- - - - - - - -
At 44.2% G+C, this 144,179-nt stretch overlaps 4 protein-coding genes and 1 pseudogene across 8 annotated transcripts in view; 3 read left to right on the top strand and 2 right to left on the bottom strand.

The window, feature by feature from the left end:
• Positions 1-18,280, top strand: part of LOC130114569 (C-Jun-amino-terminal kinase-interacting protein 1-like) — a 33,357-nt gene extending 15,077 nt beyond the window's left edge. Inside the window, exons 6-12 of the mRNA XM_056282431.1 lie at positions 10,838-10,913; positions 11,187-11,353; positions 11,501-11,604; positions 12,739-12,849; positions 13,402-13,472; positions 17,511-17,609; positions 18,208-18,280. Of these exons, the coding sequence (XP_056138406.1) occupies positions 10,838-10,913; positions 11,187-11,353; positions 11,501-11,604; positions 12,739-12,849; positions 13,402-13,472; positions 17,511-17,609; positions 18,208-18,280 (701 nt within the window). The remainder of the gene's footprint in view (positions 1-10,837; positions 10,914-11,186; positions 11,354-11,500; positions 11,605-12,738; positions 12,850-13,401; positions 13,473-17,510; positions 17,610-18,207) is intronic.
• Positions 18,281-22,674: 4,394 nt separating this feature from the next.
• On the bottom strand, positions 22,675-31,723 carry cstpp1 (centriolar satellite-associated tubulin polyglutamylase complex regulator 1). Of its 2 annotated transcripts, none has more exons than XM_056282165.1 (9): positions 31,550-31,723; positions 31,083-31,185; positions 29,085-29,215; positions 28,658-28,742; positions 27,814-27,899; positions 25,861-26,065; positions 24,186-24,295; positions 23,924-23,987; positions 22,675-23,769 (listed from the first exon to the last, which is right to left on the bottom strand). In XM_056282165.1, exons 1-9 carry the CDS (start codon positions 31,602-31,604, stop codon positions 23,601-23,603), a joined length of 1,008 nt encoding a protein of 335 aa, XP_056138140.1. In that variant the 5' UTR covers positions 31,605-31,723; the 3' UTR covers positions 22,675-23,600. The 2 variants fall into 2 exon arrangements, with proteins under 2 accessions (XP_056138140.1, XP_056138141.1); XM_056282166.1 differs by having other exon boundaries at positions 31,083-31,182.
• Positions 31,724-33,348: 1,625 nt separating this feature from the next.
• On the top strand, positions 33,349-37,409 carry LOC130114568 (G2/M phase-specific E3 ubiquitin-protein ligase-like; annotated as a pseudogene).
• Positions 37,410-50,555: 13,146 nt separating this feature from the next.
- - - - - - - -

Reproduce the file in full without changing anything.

At 44.2% G+C, this 144,179-nt stretch overlaps 4 protein-coding genes and 1 pseudogene across 8 annotated transcripts in view; 3 read left to right on the top strand and 2 right to left on the bottom strand.

The window, feature by feature from the left end:
• Positions 1-18,280, top strand: part of LOC130114569 (C-Jun-amino-terminal kinase-interacting protein 1-like) — a 33,357-nt gene extending 15,077 nt beyond the window's left edge. Inside the window, exons 6-12 of the mRNA XM_056282431.1 lie at positions 10,838-10,913; positions 11,187-11,353; positions 11,501-11,604; positions 12,739-12,849; positions 13,402-13,472; positions 17,511-17,609; positions 18,208-18,280. Of these exons, the coding sequence (XP_056138406.1) occupies positions 10,838-10,913; positions 11,187-11,353; positions 11,501-11,604; positions 12,739-12,849; positions 13,402-13,472; positions 17,511-17,609; positions 18,208-18,280 (701 nt within the window). The remainder of the gene's footprint in view (positions 1-10,837; positions 10,914-11,186; positions 11,354-11,500; positions 11,605-12,738; positions 12,850-13,401; positions 13,473-17,510; positions 17,610-18,207) is intronic.
• Positions 18,281-22,674: 4,394 nt separating this feature from the next.
• On the bottom strand, positions 22,675-31,723 carry cstpp1 (centriolar satellite-associated tubulin polyglutamylase complex regulator 1). Of its 2 annotated transcripts, none has more exons than XM_056282165.1 (9): positions 31,550-31,723; positions 31,083-31,185; positions 29,085-29,215; positions 28,658-28,742; positions 27,814-27,899; positions 25,861-26,065; positions 24,186-24,295; positions 23,924-23,987; positions 22,675-23,769 (listed from the first exon to the last, which is right to left on the bottom strand). In XM_056282165.1, exons 1-9 carry the CDS (start codon positions 31,602-31,604, stop codon positions 23,601-23,603), a joined length of 1,008 nt encoding a protein of 335 aa, XP_056138140.1. In that variant the 5' UTR covers positions 31,605-31,723; the 3' UTR covers positions 22,675-23,600. The 2 variants fall into 2 exon arrangements, with proteins under 2 accessions (XP_056138140.1, XP_056138141.1); XM_056282166.1 differs by having other exon boundaries at positions 31,083-31,182.
• Positions 31,724-33,348: 1,625 nt separating this feature from the next.
• On the top strand, positions 33,349-37,409 carry LOC130114568 (G2/M phase-specific E3 ubiquitin-protein ligase-like; annotated as a pseudogene).
• Positions 37,410-50,555: 13,146 nt separating this feature from the next.